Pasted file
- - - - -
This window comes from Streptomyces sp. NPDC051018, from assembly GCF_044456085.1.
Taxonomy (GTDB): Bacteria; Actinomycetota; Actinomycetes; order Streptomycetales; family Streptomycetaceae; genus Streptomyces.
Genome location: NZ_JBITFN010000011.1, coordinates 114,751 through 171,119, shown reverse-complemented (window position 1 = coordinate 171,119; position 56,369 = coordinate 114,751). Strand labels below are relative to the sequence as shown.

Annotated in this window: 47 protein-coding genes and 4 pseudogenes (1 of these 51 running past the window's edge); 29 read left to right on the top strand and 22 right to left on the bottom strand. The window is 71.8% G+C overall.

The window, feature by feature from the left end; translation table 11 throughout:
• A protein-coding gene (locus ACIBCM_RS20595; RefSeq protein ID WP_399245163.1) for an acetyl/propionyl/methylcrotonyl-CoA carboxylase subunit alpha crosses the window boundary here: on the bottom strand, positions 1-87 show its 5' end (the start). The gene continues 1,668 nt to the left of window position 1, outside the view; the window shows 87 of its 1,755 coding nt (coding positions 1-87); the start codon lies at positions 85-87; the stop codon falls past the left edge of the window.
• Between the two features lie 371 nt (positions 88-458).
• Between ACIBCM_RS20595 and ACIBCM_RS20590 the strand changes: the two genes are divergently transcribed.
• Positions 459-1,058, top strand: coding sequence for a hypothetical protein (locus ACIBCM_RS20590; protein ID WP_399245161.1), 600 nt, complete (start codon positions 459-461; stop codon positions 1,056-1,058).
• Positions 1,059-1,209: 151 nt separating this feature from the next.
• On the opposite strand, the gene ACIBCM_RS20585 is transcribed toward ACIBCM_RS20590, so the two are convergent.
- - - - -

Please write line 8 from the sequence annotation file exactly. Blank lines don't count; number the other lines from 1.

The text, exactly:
• Between ACIBCM_RS20595 and ACIBCM_RS20590 the strand changes: the two genes are divergently transcribed.